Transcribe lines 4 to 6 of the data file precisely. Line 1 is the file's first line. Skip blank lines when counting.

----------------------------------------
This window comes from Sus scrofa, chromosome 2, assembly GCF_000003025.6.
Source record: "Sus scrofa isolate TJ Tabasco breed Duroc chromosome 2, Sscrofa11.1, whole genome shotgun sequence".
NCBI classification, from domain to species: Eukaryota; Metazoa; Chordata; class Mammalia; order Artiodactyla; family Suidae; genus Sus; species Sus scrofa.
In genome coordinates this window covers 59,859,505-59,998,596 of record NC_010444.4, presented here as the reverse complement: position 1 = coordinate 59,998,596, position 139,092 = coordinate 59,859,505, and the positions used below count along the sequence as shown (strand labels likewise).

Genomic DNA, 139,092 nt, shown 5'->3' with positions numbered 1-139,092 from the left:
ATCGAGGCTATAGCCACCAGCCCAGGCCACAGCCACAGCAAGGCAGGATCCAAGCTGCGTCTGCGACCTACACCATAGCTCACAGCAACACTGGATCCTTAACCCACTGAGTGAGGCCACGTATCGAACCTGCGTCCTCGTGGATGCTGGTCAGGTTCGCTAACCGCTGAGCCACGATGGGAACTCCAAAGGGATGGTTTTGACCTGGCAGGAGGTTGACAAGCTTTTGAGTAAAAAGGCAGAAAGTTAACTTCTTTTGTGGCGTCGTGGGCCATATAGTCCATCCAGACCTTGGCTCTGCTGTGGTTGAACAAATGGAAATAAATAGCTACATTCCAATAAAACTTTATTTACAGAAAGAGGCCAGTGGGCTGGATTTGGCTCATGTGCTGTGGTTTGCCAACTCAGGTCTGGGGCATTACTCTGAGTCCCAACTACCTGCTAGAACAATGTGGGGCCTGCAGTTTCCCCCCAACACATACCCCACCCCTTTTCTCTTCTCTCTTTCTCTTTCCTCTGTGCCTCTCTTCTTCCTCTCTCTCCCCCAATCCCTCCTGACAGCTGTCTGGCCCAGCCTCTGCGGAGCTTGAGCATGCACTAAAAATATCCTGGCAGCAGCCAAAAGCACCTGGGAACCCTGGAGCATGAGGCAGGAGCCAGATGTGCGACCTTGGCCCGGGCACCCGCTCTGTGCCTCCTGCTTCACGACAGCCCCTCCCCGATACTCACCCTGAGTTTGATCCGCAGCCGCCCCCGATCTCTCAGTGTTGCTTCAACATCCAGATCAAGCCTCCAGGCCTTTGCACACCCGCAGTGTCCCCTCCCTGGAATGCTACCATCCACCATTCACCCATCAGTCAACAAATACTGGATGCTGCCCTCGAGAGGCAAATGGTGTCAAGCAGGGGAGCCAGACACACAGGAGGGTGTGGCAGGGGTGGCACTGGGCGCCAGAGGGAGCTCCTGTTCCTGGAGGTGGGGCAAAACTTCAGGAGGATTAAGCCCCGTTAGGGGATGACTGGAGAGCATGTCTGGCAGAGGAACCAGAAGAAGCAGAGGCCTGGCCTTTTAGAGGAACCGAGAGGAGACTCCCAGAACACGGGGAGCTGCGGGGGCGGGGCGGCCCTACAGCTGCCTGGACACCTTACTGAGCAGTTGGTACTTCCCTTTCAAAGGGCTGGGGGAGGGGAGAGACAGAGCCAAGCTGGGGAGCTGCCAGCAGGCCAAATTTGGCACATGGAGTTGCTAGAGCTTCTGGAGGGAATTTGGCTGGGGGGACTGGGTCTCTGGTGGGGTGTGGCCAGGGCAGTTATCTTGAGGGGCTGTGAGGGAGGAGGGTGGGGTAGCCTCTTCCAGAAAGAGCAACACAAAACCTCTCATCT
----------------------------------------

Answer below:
In genome coordinates this window covers 59,859,505-59,998,596 of record NC_010444.4, presented here as the reverse complement: position 1 = coordinate 59,998,596, position 139,092 = coordinate 59,859,505, and the positions used below count along the sequence as shown (strand labels likewise).

Genomic DNA, 139,092 nt, shown 5'->3' with positions numbered 1-139,092 from the left:
ATCGAGGCTATAGCCACCAGCCCAGGCCACAGCCACAGCAAGGCAGGATCCAAGCTGCGTCTGCGACCTACACCATAGCTCACAGCAACACTGGATCCTTAACCCACTGAGTGAGGCCACGTATCGAACCTGCGTCCTCGTGGATGCTGGTCAGGTTCGCTAACCGCTGAGCCACGATGGGAACTCCAAAGGGATGGTTTTGACCTGGCAGGAGGTTGACAAGCTTTTGAGTAAAAAGGCAGAAAGTTAACTTCTTTTGTGGCGTCGTGGGCCATATAGTCCATCCAGACCTTGGCTCTGCTGTGGTTGAACAAATGGAAATAAATAGCTACATTCCAATAAAACTTTATTTACAGAAAGAGGCCAGTGGGCTGGATTTGGCTCATGTGCTGTGGTTTGCCAACTCAGGTCTGGGGCATTACTCTGAGTCCCAACTACCTGCTAGAACAATGTGGGGCCTGCAGTTTCCCCCCAACACATACCCCACCCCTTTTCTCTTCTCTCTTTCTCTTTCCTCTGTGCCTCTCTTCTTCCTCTCTCTCCCCCAATCCCTCCTGACAGCTGTCTGGCCCAGCCTCTGCGGAGCTTGAGCATGCACTAAAAATATCCTGGCAGCAGCCAAAAGCACCTGGGAACCCTGGAGCATGAGGCAGGAGCCAGATGTGCGACCTTGGCCCGGGCACCCGCTCTGTGCCTCCTGCTTCACGACAGCCCCTCCCCGATACTCACCCTGAGTTTGATCCGCAGCCGCCCCCGATCTCTCAGTGTTGCTTCAACATCCAGATCAAGCCTCCAGGCCTTTGCACACCCGCAGTGTCCCCTCCCTGGAATGCTACCATCCACCATTCACCCATCAGTCAACAAATACTGGATGCTGCCCTCGAGAGGCAAATGGTGTCAAGCAGGGGAGCCAGACACACAGGAGGGTGTGGCAGGGGTGGCACTGGGCGCCAGAGGGAGCTCCTGTTCCTGGAGGTGGGGCAAAACTTCAGGAGGATTAAGCCCCGTTAGGGGATGACTGGAGAGCATGTCTGGCAGAGGAACCAGAAGAAGCAGAGGCCTGGCCTTTTAGAGGAACCGAGAGGAGACTCCCAGAACACGGGGAGCTGCGGGGGCGGGGCGGCCCTACAGCTGCCTGGACACCTTACTGAGCAGTTGGTACTTCCCTTTCAAAGGGCTGGGGGAGGGGAGAGACAGAGCCAAGCTGGGGAGCTGCCAGCAGGCCAAATTTGGCACATGGAGTTGCTAGAGCTTCTGGAGGGAATTTGGCTGGGGGGACTGGGTCTCTGGTGGGGTGTGGCCAGGGCAGTTATCTTGAGGGGCTGTGAGGGAGGAGGGTGGGGTAGCCTCTTCCAGAAAGAGCAACACAAAACCTCTCATCT